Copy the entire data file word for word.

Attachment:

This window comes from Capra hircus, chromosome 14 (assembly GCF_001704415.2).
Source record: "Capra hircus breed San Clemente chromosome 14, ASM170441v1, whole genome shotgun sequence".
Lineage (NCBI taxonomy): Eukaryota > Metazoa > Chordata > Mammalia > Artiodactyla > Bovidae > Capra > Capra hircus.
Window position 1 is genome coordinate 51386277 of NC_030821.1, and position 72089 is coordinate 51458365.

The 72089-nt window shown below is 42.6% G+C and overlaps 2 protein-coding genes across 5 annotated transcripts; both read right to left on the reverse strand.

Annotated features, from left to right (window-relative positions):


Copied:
This window comes from Capra hircus, chromosome 14 (assembly GCF_001704415.2).
Source record: "Capra hircus breed San Clemente chromosome 14, ASM170441v1, whole genome shotgun sequence".
Lineage (NCBI taxonomy): Eukaryota > Metazoa > Chordata > Mammalia > Artiodactyla > Bovidae > Capra > Capra hircus.
Window position 1 is genome coordinate 51386277 of NC_030821.1, and position 72089 is coordinate 51458365.

The 72089-nt window shown below is 42.6% G+C and overlaps 2 protein-coding genes across 5 annotated transcripts; both read right to left on the reverse strand.

Annotated features, from left to right (window-relative positions):